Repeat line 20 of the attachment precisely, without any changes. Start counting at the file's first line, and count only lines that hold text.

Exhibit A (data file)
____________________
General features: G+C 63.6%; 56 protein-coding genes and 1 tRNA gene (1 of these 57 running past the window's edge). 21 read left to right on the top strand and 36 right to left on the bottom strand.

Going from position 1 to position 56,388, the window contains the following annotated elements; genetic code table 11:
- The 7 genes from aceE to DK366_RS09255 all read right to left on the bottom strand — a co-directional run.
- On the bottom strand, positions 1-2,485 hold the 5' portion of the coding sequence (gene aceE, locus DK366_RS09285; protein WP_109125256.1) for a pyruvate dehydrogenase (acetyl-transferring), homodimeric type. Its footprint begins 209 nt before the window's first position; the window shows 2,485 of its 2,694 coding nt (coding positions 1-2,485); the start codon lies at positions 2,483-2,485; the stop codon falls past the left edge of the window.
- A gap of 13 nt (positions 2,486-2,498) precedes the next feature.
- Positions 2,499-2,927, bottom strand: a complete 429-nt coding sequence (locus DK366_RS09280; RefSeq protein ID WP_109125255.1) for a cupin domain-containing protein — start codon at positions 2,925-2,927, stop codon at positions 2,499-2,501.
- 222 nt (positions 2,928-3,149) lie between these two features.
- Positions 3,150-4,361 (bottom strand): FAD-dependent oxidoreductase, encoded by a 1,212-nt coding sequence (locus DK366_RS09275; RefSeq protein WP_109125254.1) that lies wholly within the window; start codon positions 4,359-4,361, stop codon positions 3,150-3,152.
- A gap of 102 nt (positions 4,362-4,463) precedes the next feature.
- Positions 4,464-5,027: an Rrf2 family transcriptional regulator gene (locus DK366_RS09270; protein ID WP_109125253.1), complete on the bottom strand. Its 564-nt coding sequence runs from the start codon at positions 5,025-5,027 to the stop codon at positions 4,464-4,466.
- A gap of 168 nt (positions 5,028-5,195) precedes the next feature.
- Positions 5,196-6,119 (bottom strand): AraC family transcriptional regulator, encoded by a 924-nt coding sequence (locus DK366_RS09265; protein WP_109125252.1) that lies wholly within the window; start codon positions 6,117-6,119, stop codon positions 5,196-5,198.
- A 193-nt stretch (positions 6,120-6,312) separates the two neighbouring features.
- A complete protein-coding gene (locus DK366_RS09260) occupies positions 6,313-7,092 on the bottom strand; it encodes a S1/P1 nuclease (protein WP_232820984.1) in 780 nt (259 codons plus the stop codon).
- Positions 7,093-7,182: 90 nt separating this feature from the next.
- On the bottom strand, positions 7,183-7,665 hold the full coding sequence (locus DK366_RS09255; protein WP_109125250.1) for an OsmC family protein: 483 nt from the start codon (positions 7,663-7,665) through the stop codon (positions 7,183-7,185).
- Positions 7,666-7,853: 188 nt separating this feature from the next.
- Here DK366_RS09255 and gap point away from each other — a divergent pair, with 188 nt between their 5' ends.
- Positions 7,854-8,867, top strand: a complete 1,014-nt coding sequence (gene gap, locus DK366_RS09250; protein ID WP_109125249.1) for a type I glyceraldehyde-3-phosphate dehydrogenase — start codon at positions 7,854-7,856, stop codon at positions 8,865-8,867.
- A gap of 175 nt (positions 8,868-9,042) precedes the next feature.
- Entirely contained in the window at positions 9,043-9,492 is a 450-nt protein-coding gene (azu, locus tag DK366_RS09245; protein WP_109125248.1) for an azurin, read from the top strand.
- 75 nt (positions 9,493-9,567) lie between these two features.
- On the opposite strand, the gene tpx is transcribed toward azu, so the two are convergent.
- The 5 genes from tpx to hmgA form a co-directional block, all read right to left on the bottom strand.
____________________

- A gap of 175 nt (positions 8,868-9,042) precedes the next feature.